I keep in the back of my head that the Pentagon a couple of years ago did a study of the breaches they thought they had, and 80% were caused by people making small errors that they shouldn’t have done that create vulnerabilities. The more sophisticated operators out there, it could be individual hackers looking to make money or have fun—robbing banks nowadays ain’t much fun, because they don’t have any money in there, but the digital version of it, ransomware, is gaining ground quite substantially. You have cyberwarfare operations, and we’ve seen in a number of cases a lot of collateral damage, because by their nature cyber operations and cyberweapons are difficult to restrict. You can try to target it in one place and sometimes they succeed but we’ll see them proliferate in other systems as well. And we’ve seen them turned around and used against the countries that developed the tools in the first place—it’s a fairly dangerous environment out there.
TR: How do you think world leaders should be thinking about cybersecurity and cyber threats?
CB: I think every government must have fairly high policies as the priorities, to set up the national structures and manage it—protecting the critical security systems, critical national infrastructure, but also a lot of things that are critically important to society and the private sector, so setting up methods for collaboration and information sharing between state agencies and different private actors. There isn’t always a tradition of doing that, but the necessity of doing it should be apparent, I think.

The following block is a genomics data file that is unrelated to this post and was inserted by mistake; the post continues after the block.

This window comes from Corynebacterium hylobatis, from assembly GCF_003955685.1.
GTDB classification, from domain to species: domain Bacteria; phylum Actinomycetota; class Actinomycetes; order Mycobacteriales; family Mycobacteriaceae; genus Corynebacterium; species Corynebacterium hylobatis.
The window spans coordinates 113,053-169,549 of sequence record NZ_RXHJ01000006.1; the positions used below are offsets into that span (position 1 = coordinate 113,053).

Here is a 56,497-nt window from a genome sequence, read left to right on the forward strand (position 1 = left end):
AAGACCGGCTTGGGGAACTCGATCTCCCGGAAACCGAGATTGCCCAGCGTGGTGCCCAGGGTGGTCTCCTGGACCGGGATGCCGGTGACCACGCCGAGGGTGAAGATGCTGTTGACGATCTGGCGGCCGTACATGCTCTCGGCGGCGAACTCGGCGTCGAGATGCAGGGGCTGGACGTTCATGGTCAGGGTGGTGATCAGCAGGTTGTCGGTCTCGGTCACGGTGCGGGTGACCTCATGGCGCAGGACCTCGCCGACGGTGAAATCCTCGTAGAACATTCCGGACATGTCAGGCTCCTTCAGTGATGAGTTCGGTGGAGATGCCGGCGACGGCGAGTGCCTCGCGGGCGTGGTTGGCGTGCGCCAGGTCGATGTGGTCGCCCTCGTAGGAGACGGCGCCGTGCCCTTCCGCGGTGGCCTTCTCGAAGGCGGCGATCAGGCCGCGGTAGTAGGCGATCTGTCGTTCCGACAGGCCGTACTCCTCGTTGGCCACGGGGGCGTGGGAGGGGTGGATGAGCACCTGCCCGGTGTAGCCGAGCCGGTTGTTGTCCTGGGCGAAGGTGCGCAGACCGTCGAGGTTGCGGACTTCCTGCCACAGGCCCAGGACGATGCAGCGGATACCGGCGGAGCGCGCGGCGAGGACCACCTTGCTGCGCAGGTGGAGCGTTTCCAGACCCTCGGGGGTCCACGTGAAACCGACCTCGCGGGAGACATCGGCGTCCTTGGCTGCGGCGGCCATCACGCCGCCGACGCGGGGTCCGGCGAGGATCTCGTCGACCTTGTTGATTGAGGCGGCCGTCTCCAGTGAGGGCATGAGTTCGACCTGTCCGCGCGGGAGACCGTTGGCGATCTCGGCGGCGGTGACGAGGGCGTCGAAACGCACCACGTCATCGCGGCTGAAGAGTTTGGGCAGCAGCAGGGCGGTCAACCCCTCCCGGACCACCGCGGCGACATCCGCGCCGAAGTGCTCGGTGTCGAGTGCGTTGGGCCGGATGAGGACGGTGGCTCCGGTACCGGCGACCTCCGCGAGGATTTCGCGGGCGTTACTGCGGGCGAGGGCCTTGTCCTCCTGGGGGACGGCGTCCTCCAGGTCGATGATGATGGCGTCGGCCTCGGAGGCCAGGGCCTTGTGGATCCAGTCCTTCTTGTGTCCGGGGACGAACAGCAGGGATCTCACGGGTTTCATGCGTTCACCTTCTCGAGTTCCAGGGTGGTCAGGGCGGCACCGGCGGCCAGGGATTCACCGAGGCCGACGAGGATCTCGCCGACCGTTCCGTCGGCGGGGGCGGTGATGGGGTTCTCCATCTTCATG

In Sweden overall a lot of the critical infrastructure is privatized. Telecommunications, to take one thing that’s fairly important. Sometimes these private actors are more aware of the dangers and are taking precautions. A telecom operator would be aware of these things because you’re in the vicinity of everything happening on a daily basis, so you might take your precautions. But do they share that information with other companies? Are they aware of what’s happening with other parts of society? Do they share the information with the state? Sometimes they do, sometimes they don’t. And then of course you sometimes have the problem of private actors not being keen to share attacks that have been successful, because that could have a negative impact on their reputation. Financial actors, to take one example, are attacked constantly but banks don’t are not keen on putting out a press release every other day saying we’ve been attacked. This is perfectly understandable and natural, but it might have a negative effect on the information sharing.
TR: How is information sharing accomplished in the EU right now?
CB: Different in different countries. The EU is setting up different agencies—they’re setting up a new cybersecurity agency that will be located in Bucharest, we have a cybersecurity network in Greece and Brussels. There are different agencies but a lot of this is national competence, so it’s a question of coordination between the different companies. A lot of it is bilateral and based on the different relationships.
TR: Do you think that system is satisfactory, or would you want there to be changes?